8. Khavanin N, Carl HM, Yang R, et al. Surgical "safe zone": rapid anatomical identification of the lesser occipital nerve. J Reconstr Microsurg. 2019; 35(5): 341–345.
  9. Kierner AC, Zelenka I, Heller S, et al. Surgical anatomy of the spinal accessory nerve and the trapezius branches of the cervical plexus. Arch Surg. 2000; 135(12): 1428–1431.
  10. London J, London NJ, Kay SP. Iatrogenic accessory nerve injury. Ann R Coll Surg Engl. 1996; 78(2): 146–150.
  11. Lu L, Haman SP, Ebraheim NA. Vulnerability of the spinal accessory nerve in the posterior triangle of the neck: a cadaveric study. Orthopedics. 2002; 25(1): 71–74.
  12. Lloyd S. Accessory nerve: anatomy and surgical identification. J Laryngol Otol. 2007; 121(12): 1118–1125.
  13. Mirjalili SA, Muirhead JC, Stringer MD. Ultrasound visualization of the spinal accessory nerve in vivo. J Surg Res. 2012; 175(1): e11–e16.
  14. Moore KL, Dalley AF. Clinically orientated anatomy. 3rd ed. Lippincott Williams and Wilkins, Philadelphia 1992.
  15. Morris LGT, Ziff DJS, DeLacure MD. Malpractice litigation after surgical injury of the spinal accessory nerve: an evidence-based analysis. Arch Otolaryngol Head Neck Surg. 2008; 134(1): 102–107.
  16. Nahum AM, Mullally W, Marmor L. A syndrome resulting from radical neck dissection. Arch Otolaryngol. 1961; 74: 424–428.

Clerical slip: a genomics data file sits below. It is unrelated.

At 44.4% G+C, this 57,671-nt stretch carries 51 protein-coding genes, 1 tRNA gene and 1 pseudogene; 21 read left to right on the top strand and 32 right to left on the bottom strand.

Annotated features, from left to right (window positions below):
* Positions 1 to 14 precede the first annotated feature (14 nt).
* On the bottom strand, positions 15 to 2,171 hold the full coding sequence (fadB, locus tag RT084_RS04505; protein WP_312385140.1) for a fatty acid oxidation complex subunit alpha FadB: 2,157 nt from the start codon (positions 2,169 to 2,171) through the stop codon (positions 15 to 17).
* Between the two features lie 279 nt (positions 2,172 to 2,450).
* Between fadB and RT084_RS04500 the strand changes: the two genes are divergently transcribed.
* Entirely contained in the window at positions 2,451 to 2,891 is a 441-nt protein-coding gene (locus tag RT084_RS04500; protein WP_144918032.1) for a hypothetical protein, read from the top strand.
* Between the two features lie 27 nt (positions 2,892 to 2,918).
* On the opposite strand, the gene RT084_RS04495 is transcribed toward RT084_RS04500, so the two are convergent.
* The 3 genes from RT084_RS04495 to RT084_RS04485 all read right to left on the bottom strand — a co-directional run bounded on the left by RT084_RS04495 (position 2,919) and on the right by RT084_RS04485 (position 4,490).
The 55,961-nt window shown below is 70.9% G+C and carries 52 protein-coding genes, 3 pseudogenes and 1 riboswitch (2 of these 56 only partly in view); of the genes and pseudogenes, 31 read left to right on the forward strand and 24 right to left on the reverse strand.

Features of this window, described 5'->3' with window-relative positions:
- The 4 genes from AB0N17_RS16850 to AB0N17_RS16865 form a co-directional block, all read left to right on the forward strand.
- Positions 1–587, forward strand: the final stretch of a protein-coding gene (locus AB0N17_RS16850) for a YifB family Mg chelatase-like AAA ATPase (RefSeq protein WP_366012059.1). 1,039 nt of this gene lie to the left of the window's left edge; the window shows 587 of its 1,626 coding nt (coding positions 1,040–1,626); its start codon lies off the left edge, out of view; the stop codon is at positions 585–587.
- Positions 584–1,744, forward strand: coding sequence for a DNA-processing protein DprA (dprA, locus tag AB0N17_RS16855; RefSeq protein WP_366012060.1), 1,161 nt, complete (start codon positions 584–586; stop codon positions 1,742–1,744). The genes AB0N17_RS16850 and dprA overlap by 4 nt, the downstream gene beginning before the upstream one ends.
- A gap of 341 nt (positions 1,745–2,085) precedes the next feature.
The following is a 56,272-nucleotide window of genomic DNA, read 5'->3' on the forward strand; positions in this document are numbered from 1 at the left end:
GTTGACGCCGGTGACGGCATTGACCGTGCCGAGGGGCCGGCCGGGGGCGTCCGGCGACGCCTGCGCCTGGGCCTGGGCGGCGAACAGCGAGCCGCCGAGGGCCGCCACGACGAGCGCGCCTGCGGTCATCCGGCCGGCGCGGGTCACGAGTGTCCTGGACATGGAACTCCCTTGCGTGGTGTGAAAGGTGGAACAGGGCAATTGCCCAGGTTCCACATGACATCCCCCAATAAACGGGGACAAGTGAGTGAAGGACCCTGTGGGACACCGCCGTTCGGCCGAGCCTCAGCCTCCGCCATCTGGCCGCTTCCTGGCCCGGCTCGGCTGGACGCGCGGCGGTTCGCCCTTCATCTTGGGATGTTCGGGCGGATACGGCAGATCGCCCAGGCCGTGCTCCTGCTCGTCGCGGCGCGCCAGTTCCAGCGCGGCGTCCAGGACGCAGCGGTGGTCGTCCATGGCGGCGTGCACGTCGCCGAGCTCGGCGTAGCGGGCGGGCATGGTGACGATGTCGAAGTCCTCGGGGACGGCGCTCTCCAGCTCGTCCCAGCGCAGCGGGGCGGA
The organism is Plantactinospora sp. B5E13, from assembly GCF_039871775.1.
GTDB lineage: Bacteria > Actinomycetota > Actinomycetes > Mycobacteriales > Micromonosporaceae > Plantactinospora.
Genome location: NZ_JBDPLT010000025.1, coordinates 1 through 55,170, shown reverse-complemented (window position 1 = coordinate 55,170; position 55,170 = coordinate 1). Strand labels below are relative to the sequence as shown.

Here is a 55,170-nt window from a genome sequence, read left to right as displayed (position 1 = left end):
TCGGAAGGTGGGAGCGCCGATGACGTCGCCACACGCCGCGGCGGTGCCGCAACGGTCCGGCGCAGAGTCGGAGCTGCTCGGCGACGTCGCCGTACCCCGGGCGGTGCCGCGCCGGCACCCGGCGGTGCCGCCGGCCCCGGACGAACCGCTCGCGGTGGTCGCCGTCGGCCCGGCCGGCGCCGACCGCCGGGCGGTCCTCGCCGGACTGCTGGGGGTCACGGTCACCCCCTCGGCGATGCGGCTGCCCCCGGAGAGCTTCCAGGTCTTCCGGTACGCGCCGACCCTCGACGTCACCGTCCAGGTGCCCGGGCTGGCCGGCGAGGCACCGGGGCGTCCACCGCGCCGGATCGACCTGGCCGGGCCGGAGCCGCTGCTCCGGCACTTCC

17. Overland J, Hodge JC, Breik O, et al. Surgical anatomy of the spinal accessory nerve: review of the literature and case report of a rare anatomical variant. J Laryngol Otol. 2016; 130(10): 969–972.
  18. Popovski V, Benedetti A, Popovic-Monevska D, et al. Spinal accessory nerve preservation in modified neck dissections: surgical and functional outcomes. Acta Otorhinolaryngol Ital. 2017; 37(5): 368–374.
  19. Romanes GF, Cunningham DJ. Cunningham’s textbook of anatomy, 12th ed. Oxford University Press, Oxford 1981.
  20. Sharp E, Roberts M, Żurada-Zielińska A, et al. The most commonly injured nerves at surgery: A comprehensive review. Clin Anat. 2021; 34(2): 244–262.
  21. Soo KC, Hamlyn PJ, Pegington J, et al. Anatomy of the accessory nerve and its cervical contributions in the neck. Head Neck Surg. 1986; 9(2): 111–115.
  22. Symes A, Ellis H. Variations in the surface anatomy of the spinal accessory nerve in the posterior triangle. Surg Radiol Anat. 2005; 27(5): 404–408.
  23. Tubbs RS, Salter EG, Wellons JC, et al. Superficial landmarks for the spinal accessory nerve within the posterior cervical triangle. J Neurosurg Spine. 2005; 3(5): 375–378.

Regulations

Important: This website uses cookies. More >>

The cookies allow us to identify your computer and find out details about your last visit. They remembering whether you've visited the site before, so that you remain logged in - or to help us work out how many new website visitors we get each month. Most internet browsers accept cookies automatically, but you can change the settings of your browser to erase cookies or prevent automatic acceptance if you prefer.

By VM Media Group sp. z o.o., Grupa Via Medica, Świętokrzyska 73, 80–180 Gdańsk, Poland

tel.: +48 58 320 94 94, faks: +48 58 320 94 60, e-mail: viamedica@viamedica.pl